A court in Istanbul has reversed its decision to release the head of human rights group Amnesty International in Turkey, ordering him to stay in jail during his trial, the group says.
Taner Kilic has been charged with membership of a terrorist organisation, an accusation the London-based group describes as “baseless”.
He was detained last June. On Wednesday the court ordered his release on bail.
His arrest was part of a crackdown after the failed coup attempt of 2016.
It was not immediately clear why the court reversed its decision, Amnesty’s Europe director Gauri van Gulik said on Twitter.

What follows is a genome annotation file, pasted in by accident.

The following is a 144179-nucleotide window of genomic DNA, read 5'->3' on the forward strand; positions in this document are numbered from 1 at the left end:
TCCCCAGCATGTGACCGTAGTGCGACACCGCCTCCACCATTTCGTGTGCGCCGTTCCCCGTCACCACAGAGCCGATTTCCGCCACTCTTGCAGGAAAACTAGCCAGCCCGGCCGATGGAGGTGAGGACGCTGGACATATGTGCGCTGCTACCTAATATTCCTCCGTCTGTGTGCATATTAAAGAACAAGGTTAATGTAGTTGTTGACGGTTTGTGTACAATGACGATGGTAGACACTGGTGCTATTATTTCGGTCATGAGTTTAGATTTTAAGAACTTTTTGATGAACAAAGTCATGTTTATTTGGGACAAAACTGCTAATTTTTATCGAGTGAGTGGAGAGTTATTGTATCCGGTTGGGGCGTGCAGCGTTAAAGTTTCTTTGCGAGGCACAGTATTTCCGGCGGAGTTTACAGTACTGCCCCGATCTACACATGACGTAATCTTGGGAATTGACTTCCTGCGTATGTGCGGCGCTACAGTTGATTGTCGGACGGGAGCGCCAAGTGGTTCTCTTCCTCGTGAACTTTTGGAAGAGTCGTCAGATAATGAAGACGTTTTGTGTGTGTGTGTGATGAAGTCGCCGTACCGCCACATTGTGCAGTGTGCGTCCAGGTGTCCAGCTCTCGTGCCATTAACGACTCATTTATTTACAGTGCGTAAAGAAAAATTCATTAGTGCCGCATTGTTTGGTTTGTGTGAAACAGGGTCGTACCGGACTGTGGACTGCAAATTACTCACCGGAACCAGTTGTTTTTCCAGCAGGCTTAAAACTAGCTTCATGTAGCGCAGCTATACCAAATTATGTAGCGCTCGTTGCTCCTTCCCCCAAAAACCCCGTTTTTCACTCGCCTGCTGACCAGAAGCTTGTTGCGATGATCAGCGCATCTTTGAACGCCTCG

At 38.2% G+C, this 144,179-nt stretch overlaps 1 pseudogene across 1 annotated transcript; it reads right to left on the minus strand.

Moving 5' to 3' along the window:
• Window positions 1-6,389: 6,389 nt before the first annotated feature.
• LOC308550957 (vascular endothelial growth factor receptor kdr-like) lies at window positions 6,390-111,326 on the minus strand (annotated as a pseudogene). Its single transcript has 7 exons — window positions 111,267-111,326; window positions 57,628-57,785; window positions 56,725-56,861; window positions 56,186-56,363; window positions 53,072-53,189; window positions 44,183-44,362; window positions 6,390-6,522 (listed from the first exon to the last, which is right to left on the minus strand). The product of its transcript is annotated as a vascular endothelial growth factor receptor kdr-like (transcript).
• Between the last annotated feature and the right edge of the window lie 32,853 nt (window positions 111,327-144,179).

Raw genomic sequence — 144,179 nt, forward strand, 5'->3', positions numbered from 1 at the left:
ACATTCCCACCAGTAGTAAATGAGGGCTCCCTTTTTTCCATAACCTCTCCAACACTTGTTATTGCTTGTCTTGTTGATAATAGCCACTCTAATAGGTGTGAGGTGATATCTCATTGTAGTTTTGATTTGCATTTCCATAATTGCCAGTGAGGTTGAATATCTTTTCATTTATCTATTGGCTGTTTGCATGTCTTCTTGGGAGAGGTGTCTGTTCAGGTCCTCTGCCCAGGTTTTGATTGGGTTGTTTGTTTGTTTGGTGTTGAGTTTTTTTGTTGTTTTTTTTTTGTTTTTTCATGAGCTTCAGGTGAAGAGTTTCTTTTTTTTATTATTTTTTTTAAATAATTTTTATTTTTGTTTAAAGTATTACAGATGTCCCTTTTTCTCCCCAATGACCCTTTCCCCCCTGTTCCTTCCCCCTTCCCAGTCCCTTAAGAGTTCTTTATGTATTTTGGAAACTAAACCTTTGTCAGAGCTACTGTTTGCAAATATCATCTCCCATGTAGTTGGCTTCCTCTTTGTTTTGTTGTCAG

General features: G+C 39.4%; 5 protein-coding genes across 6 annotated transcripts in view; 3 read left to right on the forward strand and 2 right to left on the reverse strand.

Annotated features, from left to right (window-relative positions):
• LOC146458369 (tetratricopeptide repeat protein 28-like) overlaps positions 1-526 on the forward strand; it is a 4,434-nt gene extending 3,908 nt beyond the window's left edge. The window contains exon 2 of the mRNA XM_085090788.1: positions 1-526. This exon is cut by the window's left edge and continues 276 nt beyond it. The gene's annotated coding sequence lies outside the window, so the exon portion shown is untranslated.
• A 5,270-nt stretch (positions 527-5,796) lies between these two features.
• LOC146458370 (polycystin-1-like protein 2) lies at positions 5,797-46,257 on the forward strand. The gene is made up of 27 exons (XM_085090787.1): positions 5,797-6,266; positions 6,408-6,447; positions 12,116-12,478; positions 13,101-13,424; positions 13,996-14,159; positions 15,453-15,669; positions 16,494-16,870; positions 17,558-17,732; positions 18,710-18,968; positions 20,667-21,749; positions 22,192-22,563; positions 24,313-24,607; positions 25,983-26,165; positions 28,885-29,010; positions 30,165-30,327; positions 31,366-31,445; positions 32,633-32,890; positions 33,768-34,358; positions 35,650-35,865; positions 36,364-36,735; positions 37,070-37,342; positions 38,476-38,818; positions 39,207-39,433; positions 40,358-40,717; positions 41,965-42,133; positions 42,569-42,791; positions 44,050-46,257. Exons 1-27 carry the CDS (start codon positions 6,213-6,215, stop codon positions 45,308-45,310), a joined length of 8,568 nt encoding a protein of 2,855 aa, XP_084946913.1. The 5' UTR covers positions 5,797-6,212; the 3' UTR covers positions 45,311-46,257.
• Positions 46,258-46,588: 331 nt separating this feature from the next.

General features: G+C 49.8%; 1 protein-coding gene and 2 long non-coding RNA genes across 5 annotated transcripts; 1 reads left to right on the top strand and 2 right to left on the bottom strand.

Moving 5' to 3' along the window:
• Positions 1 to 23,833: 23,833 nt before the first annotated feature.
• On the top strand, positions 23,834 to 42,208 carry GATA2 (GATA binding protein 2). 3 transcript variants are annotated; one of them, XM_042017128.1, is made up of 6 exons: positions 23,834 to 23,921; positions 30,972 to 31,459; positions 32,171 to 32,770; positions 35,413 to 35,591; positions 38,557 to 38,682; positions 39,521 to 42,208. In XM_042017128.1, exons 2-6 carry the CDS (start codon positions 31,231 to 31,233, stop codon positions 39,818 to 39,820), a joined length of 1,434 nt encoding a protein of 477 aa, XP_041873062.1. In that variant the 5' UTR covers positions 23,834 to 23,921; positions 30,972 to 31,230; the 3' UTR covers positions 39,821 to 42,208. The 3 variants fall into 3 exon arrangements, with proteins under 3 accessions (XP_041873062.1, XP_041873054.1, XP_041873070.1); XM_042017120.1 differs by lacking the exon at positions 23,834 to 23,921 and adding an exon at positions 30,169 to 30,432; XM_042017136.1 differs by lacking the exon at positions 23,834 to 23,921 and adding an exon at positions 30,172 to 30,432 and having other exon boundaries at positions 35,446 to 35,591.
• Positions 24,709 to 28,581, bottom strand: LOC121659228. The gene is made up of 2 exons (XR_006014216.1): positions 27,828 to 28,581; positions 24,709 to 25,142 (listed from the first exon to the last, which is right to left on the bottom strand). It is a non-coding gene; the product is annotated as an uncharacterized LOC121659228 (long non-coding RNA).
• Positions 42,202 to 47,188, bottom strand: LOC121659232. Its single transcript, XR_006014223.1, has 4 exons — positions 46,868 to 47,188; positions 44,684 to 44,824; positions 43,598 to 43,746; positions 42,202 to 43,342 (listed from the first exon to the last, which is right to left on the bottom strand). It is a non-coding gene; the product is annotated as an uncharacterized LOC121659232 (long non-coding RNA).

She wrote that the move was “devastating for the family and an affront to justice”.
Mr Kilic was accused of using an encrypted messaging application called Bylock that the Turkish government said was used by followers of the US-based Islamic preacher Fethullah Gulen.
But Amnesty said two independent forensic analyses of his phone found that there was no trace of the application ever having been on his device.
Ten other activists are also on trial. They include the director of Amnesty’s Turkey office, Idil Eser, a German and a Swede, who were released last year.